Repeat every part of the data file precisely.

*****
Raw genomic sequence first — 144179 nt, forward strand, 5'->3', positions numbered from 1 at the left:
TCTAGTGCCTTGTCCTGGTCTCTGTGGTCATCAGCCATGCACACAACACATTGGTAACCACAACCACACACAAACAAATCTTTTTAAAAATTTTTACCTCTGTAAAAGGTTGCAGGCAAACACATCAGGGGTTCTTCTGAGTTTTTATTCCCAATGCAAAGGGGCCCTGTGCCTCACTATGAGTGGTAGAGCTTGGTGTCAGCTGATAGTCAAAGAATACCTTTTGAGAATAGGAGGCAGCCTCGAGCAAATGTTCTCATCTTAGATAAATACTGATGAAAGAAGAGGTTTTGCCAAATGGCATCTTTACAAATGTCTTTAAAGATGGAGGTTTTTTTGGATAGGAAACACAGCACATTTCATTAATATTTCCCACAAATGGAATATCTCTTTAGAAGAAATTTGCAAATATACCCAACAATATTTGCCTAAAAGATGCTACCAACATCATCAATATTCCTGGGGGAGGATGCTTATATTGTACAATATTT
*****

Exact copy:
Raw genomic sequence first — 144179 nt, forward strand, 5'->3', positions numbered from 1 at the left:
TCTAGTGCCTTGTCCTGGTCTCTGTGGTCATCAGCCATGCACACAACACATTGGTAACCACAACCACACACAAACAAATCTTTTTAAAAATTTTTACCTCTGTAAAAGGTTGCAGGCAAACACATCAGGGGTTCTTCTGAGTTTTTATTCCCAATGCAAAGGGGCCCTGTGCCTCACTATGAGTGGTAGAGCTTGGTGTCAGCTGATAGTCAAAGAATACCTTTTGAGAATAGGAGGCAGCCTCGAGCAAATGTTCTCATCTTAGATAAATACTGATGAAAGAAGAGGTTTTGCCAAATGGCATCTTTACAAATGTCTTTAAAGATGGAGGTTTTTTTGGATAGGAAACACAGCACATTTCATTAATATTTCCCACAAATGGAATATCTCTTTAGAAGAAATTTGCAAATATACCCAACAATATTTGCCTAAAAGATGCTACCAACATCATCAATATTCCTGGGGGAGGATGCTTATATTGTACAATATTT